These French explorers recognised the similarities of this ancient architecture, deeply buried in jungle vegetation, to that of Angkor which they had visited just three months earlier. In the following decades as France created its colony of Indochina explorers gave way to administrators, researchers and missionaries who were all in their different ways a part of the Mission Civilisatrice.
Within twenty years French Catholic missionaries were in Champasak as an extension of their work in Ubon, Siam. When they requested land to build a church they were granted a plot within the grounds of the “Old City” to the south of Champasak town. The locals knew well that this area was strewn with ancient ruins and artefacts and considered this to be the dwelling place of ancient spirits, spirits they were reluctant to disturb by building their own houses there.
Mueng Kao or “The Old City” is now recognised as one of the oldest urban settlements in Southeast Asia. Roughly square in shape it was surrounded on three sides by double earth ramparts measuring 2.4km by 1.8km with the Mekong River on the fourth side to the east. Parts of these ramparts still survive, up to a height of 6m in places. Within these walls archaeologists have identified the remains of some 50 brick buildings and many small barays probably indicating a large number of ceremonial religious buildings. But little remains that can be appreciated by the untrained eye.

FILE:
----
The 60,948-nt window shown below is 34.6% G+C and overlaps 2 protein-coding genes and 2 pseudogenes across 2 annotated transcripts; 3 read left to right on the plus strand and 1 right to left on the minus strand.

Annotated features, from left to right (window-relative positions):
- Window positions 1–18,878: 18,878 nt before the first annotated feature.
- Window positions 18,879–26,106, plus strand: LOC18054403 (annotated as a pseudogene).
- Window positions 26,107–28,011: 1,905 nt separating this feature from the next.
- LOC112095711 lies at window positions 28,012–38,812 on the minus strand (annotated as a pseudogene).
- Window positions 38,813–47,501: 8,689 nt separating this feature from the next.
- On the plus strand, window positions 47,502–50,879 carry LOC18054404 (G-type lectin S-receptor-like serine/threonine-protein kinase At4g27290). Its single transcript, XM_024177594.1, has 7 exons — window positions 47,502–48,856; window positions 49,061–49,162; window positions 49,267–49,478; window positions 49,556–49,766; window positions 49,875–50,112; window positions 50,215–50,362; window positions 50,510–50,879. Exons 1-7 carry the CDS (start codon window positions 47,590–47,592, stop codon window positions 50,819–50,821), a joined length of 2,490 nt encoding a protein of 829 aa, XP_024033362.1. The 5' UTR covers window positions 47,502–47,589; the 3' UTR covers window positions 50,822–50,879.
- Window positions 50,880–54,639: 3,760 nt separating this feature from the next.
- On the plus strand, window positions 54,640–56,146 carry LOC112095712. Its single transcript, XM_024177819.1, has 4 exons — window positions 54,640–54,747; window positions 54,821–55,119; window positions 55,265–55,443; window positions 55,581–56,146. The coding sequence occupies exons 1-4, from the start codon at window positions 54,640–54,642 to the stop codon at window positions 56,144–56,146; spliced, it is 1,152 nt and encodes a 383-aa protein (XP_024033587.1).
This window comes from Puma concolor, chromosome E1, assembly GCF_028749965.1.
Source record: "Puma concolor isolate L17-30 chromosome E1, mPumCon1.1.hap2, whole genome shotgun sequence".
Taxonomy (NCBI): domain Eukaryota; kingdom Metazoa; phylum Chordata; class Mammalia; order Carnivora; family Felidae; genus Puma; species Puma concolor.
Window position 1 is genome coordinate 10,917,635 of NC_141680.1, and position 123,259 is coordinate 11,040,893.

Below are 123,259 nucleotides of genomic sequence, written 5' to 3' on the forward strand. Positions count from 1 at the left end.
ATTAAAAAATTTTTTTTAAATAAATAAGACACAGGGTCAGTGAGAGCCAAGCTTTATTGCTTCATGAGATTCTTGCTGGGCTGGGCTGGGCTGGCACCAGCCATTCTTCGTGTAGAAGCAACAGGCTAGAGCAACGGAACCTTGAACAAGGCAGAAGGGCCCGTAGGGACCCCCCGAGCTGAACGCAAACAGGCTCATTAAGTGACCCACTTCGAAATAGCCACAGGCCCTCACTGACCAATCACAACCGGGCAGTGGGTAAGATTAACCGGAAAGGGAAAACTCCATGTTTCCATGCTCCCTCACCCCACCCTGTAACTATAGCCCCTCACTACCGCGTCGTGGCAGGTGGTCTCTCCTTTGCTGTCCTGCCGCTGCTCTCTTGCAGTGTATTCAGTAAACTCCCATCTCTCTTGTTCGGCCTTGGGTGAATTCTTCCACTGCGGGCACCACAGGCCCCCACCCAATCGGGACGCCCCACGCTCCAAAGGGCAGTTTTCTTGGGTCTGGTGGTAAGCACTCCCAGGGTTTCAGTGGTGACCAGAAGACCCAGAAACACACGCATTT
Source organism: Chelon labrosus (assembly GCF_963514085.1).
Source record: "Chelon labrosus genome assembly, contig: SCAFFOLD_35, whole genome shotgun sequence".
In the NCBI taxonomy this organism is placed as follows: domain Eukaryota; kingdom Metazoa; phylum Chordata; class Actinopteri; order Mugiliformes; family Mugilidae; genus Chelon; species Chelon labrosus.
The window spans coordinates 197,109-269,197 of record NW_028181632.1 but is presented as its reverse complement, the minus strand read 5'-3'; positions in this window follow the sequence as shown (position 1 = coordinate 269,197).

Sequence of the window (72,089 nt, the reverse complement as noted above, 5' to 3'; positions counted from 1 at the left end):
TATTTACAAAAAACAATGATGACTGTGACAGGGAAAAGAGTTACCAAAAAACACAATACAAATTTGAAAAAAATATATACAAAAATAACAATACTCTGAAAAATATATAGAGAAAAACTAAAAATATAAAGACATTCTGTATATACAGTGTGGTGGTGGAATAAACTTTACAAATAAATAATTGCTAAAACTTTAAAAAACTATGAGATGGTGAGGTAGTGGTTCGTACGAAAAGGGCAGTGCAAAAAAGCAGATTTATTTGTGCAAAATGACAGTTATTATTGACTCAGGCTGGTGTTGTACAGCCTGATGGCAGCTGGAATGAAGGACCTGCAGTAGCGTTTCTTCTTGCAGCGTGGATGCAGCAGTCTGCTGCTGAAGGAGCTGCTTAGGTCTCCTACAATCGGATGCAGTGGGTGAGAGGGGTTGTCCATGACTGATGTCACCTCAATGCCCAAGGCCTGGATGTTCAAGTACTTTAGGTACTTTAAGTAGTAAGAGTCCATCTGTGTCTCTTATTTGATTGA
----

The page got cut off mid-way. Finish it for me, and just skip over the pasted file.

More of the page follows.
The Ancient Written History
One of the most remarkable objects found within the Old City was a stone stele covered on four sides with Sanskrit writing. Known variously as King Devanika’s Stele or the Wat Luang Kao Stele and catalogued by the French as K365, this stele was dated to the middle of the 5th century. Studied first by the famous French researcher George Cœdès the inscription mentions the Great “King of Kings” Sri Devanika who Cœdès believed was the King of Linyi in Central Vietnam. More recent research disputes this suggesting that Devanika was the ruler of a kingdom centred on Wat Phou that may have been a part of Chenla.
The Devanika Stele praises the gods Shiva, Brahma and Visnu and says that Devanika founded a sacred bathing place (thirta) called Kurukshetra. This would appear to be a description of the barays of Wat Phou and the nearby “Old City” named after the great Indian city which features in the Hindu epic The Mahabharata for a legendary battle there (The Battle of Kurukshetra is in fact the subject of one of Angkor Wat’s most magnificent bas-reliefs carved 700 years after the Devanika Stele).